They never miss an opportunity to propose it, either. Over the years there have been suggestions of EU taxes on energy, on corporations and even on emails and text messages sent internationally. Each has foundered so far, but the eurocrats’ way is to keep throwing a policy at moments of crisis until it eventually sticks. Only a couple of weeks ago, the German finance minister proposed an EU-wide tax on petrol to fund the policing of the borders of the Schengen Area.

Bailing out EU countries

The process of integration is supposedly a trade-off – risks are shared with other Member States, and in return each agrees to behave within certain rules intended to reduce the risk of economic, fiscal or banking crises. However, the EU has so far suffered from an unhealthy inconsistency between the two. Brussels tends to be insistent that risks – and therefore costs when things go wrong – should be shared, but rather more relaxed when it comes to enforcing the discipline which is meant to ensure countries avoid disaster in the first place. Think of Greece, for example, which was allowed into the Euro despite not really have displayed the fiscal discipline which was meant to be an entry requirements to the single currency, and which then sucked up hundreds of billions in bailouts when its economy crashed.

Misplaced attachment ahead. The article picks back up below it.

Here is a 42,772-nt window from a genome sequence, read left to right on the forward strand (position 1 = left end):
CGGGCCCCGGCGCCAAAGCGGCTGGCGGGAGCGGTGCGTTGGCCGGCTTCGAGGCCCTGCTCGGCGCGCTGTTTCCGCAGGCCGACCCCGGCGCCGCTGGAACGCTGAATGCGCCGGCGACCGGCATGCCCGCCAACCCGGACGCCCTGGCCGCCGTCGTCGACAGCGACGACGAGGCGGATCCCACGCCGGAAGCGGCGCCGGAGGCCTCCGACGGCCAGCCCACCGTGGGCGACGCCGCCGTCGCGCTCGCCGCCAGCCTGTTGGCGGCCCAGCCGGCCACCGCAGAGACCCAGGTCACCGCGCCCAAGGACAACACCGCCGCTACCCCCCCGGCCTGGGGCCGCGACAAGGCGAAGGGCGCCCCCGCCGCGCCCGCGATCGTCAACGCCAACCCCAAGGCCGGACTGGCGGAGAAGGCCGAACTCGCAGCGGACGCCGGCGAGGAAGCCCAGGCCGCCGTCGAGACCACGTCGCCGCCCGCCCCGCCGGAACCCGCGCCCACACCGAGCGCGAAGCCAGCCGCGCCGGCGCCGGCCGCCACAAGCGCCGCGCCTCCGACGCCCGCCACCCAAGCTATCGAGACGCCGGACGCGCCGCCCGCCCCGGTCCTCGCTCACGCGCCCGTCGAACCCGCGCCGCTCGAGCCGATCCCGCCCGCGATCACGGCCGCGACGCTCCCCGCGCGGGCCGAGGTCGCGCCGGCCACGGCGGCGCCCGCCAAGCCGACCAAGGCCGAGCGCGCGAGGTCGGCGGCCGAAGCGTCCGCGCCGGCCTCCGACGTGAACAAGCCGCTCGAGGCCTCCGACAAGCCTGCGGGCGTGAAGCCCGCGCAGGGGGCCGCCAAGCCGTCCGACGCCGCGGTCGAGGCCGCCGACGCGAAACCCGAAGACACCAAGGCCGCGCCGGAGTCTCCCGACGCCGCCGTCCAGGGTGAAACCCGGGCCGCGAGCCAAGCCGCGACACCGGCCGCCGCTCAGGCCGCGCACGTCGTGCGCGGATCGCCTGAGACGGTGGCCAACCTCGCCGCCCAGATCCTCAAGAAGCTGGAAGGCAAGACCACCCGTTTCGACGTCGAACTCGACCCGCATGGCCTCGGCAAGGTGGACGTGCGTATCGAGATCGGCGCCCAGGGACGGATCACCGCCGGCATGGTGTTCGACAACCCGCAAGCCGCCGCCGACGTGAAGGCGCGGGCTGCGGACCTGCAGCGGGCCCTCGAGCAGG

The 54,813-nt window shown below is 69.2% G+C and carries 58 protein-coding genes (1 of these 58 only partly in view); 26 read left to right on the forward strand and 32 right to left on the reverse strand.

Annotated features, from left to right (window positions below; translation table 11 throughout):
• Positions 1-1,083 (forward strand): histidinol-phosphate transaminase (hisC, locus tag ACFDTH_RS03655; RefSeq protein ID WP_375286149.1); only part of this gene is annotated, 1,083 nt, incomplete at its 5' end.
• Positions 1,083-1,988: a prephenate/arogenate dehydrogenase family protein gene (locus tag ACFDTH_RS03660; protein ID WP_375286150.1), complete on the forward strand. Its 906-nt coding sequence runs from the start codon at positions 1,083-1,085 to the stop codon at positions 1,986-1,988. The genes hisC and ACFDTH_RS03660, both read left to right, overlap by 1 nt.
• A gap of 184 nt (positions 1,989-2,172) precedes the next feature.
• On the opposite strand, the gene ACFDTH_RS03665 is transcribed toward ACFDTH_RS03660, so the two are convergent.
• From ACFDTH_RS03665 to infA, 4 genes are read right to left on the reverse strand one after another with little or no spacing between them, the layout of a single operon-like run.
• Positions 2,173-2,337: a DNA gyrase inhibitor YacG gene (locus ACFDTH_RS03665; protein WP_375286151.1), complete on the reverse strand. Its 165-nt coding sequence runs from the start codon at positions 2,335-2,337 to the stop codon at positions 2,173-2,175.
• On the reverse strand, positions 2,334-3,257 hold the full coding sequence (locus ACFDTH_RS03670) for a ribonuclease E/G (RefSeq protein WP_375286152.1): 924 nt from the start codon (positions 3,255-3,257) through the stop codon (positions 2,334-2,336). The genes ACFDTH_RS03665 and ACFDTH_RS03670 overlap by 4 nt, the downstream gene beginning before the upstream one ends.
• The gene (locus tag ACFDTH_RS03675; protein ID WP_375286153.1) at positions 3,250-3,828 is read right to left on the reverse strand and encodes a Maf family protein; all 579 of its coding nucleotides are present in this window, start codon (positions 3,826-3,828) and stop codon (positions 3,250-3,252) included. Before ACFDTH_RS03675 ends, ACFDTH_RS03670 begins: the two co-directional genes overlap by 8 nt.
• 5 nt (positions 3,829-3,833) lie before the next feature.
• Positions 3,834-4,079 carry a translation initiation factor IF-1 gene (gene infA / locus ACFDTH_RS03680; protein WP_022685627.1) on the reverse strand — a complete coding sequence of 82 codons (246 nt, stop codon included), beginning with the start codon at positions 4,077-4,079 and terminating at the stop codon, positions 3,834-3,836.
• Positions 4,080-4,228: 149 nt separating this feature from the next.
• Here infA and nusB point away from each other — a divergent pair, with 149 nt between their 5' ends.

The risk of future bailouts being required has not gone away. Only a few days ago, the Italian Government was using the threat of blocking Merkel’s plan to stem the flow of migrants as leverage to win a more relaxed attitude to Italy’s fiscal policies.